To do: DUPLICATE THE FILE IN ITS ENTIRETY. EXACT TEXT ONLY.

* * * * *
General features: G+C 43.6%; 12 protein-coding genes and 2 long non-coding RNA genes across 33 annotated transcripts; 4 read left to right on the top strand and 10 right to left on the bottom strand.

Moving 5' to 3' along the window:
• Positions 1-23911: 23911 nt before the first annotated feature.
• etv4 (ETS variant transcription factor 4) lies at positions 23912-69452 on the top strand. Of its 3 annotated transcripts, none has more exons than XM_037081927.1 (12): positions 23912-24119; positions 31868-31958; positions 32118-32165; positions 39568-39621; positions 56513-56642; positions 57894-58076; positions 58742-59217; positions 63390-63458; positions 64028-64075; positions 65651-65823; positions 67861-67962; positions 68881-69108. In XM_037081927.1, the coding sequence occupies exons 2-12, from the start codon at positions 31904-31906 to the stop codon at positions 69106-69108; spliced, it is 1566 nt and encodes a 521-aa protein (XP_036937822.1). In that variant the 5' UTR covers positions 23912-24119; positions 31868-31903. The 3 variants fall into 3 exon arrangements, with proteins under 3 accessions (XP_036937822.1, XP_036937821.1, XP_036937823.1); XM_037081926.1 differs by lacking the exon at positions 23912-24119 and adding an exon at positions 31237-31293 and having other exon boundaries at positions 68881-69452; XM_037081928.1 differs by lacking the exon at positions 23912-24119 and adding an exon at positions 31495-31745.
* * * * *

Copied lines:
General features: G+C 43.6%; 12 protein-coding genes and 2 long non-coding RNA genes across 33 annotated transcripts; 4 read left to right on the top strand and 10 right to left on the bottom strand.

Moving 5' to 3' along the window:
• Positions 1-23911: 23911 nt before the first annotated feature.
• etv4 (ETS variant transcription factor 4) lies at positions 23912-69452 on the top strand. Of its 3 annotated transcripts, none has more exons than XM_037081927.1 (12): positions 23912-24119; positions 31868-31958; positions 32118-32165; positions 39568-39621; positions 56513-56642; positions 57894-58076; positions 58742-59217; positions 63390-63458; positions 64028-64075; positions 65651-65823; positions 67861-67962; positions 68881-69108. In XM_037081927.1, the coding sequence occupies exons 2-12, from the start codon at positions 31904-31906 to the stop codon at positions 69106-69108; spliced, it is 1566 nt and encodes a 521-aa protein (XP_036937822.1). In that variant the 5' UTR covers positions 23912-24119; positions 31868-31903. The 3 variants fall into 3 exon arrangements, with proteins under 3 accessions (XP_036937822.1, XP_036937821.1, XP_036937823.1); XM_037081926.1 differs by lacking the exon at positions 23912-24119 and adding an exon at positions 31237-31293 and having other exon boundaries at positions 68881-69452; XM_037081928.1 differs by lacking the exon at positions 23912-24119 and adding an exon at positions 31495-31745.